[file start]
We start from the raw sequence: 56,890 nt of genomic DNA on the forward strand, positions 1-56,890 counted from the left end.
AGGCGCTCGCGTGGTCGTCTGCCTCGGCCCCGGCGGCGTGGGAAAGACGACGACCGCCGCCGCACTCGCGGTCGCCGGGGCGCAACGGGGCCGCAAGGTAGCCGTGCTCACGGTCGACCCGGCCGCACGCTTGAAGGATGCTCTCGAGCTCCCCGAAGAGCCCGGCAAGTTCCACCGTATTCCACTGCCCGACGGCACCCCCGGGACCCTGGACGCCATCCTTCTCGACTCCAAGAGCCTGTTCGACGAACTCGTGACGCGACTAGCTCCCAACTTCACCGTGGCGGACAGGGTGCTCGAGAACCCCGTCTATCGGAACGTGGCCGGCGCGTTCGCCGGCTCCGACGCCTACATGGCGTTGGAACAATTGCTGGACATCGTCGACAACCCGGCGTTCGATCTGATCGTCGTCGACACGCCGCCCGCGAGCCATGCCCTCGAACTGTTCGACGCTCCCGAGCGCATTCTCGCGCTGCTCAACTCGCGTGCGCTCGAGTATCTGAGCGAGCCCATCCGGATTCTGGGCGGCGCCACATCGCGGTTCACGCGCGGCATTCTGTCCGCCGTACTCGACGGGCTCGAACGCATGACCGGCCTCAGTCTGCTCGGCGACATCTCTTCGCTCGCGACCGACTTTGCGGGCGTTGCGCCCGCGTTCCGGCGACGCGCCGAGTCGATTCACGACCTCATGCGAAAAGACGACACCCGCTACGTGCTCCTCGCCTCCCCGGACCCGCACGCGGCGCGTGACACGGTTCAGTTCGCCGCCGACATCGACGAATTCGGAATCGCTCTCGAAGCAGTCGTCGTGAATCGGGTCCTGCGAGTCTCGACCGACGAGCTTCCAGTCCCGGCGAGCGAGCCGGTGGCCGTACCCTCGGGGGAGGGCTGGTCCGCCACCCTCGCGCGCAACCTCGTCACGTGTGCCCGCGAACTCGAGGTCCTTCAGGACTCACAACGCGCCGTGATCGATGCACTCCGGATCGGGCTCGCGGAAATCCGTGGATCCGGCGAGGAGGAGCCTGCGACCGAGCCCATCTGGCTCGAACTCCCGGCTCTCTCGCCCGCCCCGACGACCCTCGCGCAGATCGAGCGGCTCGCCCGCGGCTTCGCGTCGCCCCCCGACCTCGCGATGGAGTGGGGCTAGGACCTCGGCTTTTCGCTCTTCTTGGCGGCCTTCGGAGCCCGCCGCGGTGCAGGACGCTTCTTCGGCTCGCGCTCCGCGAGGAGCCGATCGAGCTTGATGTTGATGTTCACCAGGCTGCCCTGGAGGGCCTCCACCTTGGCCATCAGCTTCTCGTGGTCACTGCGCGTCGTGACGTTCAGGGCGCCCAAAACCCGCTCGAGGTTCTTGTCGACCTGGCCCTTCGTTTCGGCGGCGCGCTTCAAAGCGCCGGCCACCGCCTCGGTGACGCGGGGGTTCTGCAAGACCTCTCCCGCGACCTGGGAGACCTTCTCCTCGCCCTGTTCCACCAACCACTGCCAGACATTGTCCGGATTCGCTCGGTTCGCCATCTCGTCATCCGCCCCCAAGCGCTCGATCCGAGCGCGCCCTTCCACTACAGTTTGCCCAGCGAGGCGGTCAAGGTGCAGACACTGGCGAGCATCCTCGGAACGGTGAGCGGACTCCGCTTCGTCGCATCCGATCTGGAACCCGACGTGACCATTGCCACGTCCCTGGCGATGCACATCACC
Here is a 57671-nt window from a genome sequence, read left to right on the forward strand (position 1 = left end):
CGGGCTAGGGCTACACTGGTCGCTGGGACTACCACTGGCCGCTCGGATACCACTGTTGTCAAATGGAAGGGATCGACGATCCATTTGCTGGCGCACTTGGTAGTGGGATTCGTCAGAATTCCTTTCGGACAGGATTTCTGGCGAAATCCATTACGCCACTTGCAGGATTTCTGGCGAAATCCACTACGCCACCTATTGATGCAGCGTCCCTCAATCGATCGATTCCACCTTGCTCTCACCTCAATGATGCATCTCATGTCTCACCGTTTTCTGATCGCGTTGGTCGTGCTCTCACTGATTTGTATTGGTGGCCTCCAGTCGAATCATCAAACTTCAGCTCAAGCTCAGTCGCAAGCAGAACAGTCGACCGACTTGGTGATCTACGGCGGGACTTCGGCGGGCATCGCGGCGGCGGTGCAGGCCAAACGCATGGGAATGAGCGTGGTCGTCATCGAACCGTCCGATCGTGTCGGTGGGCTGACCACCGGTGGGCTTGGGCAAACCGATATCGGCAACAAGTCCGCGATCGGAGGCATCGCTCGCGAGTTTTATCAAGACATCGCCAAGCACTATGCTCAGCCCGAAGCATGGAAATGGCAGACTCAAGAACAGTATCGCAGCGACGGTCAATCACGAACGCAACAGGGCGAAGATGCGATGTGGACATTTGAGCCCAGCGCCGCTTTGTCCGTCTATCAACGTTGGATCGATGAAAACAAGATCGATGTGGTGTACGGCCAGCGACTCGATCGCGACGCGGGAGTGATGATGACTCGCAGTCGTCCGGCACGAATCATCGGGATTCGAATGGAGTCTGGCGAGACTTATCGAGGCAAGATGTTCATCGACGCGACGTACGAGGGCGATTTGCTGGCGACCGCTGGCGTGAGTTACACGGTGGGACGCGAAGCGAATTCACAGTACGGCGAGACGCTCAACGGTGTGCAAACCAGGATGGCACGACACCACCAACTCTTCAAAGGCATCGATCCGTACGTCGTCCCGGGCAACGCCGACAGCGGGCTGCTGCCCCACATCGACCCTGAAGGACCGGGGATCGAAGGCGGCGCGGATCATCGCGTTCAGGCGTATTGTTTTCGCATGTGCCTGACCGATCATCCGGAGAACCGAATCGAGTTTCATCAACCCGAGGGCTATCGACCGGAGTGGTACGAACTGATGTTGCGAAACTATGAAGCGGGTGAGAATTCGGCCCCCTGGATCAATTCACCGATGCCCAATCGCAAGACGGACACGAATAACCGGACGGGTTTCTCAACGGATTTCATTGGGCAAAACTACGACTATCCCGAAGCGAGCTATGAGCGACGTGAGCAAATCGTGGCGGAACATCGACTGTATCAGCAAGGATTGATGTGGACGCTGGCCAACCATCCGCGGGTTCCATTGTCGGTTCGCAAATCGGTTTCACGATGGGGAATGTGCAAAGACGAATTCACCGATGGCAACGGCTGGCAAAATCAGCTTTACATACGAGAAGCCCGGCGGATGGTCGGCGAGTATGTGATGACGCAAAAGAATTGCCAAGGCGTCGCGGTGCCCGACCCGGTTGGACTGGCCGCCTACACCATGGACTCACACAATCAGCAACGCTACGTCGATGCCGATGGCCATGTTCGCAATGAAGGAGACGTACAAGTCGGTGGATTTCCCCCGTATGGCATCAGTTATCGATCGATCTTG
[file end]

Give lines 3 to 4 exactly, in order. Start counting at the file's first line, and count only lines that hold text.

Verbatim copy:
Here is a 57671-nt window from a genome sequence, read left to right on the forward strand (position 1 = left end):
CGGGCTAGGGCTACACTGGTCGCTGGGACTACCACTGGCCGCTCGGATACCACTGTTGTCAAATGGAAGGGATCGACGATCCATTTGCTGGCGCACTTGGTAGTGGGATTCGTCAGAATTCCTTTCGGACAGGATTTCTGGCGAAATCCATTACGCCACTTGCAGGATTTCTGGCGAAATCCACTACGCCACCTATTGATGCAGCGTCCCTCAATCGATCGATTCCACCTTGCTCTCACCTCAATGATGCATCTCATGTCTCACCGTTTTCTGATCGCGTTGGTCGTGCTCTCACTGATTTGTATTGGTGGCCTCCAGTCGAATCATCAAACTTCAGCTCAAGCTCAGTCGCAAGCAGAACAGTCGACCGACTTGGTGATCTACGGCGGGACTTCGGCGGGCATCGCGGCGGCGGTGCAGGCCAAACGCATGGGAATGAGCGTGGTCGTCATCGAACCGTCCGATCGTGTCGGTGGGCTGACCACCGGTGGGCTTGGGCAAACCGATATCGGCAACAAGTCCGCGATCGGAGGCATCGCTCGCGAGTTTTATCAAGACATCGCCAAGCACTATGCTCAGCCCGAAGCATGGAAATGGCAGACTCAAGAACAGTATCGCAGCGACGGTCAATCACGAACGCAACAGGGCGAAGATGCGATGTGGACATTTGAGCCCAGCGCCGCTTTGTCCGTCTATCAACGTTGGATCGATGAAAACAAGATCGATGTGGTGTACGGCCAGCGACTCGATCGCGACGCGGGAGTGATGATGACTCGCAGTCGTCCGGCACGAATCATCGGGATTCGAATGGAGTCTGGCGAGACTTATCGAGGCAAGATGTTCATCGACGCGACGTACGAGGGCGATTTGCTGGCGACCGCTGGCGTGAGTTACACGGTGGGACGCGAAGCGAATTCACAGTACGGCGAGACGCTCAACGGTGTGCAAACCAGGATGGCACGACACCACCAACTCTTCAAAGGCATCGATCCGTACGTCGTCCCGGGCAACGCCGACAGCGGGCTGCTGCCCCACATCGACCCTGAAGGACCGGGGATCGAAGGCGGCGCGGATCATCGCGTTCAGGCGTATTGTTTTCGCATGTGCCTGACCGATCATCCGGAGAACCGAATCGAGTTTCATCAACCCGAGGGCTATCGACCGGAGTGGTACGAACTGATGTTGCGAAACTATGAAGCGGGTGAGAATTCGGCCCCCTGGATCAATTCACCGATGCCCAATCGCAAGACGGACACGAATAACCGGACGGGTTTCTCAACGGATTTCATTGGGCAAAACTACGACTATCCCGAAGCGAGCTATGAGCGACGTGAGCAAATCGTGGCGGAACATCGACTGTATCAGCAAGGATTGATGTGGACGCTGGCCAACCATCCGCGGGTTCCATTGTCGGTTCGCAAATCGGTTTCACGATGGGGAATGTGCAAAGACGAATTCACCGATGGCAACGGCTGGCAAAATCAGCTTTACATACGAGAAGCCCGGCGGATGGTCGGCGAGTATGTGATGACGCAAAAGAATTGCCAAGGCGTCGCGGTGCCCGACCCGGTTGGACTGGCCGCCTACACCATGGACTCACACAATCAGCAACGCTACGTCGATGCCGATGGCCATGTTCGCAATGAAGGAGACGTACAAGTCGGTGGATTTCCCCCGTATGGCATCAGTTATCGATCGATCTTG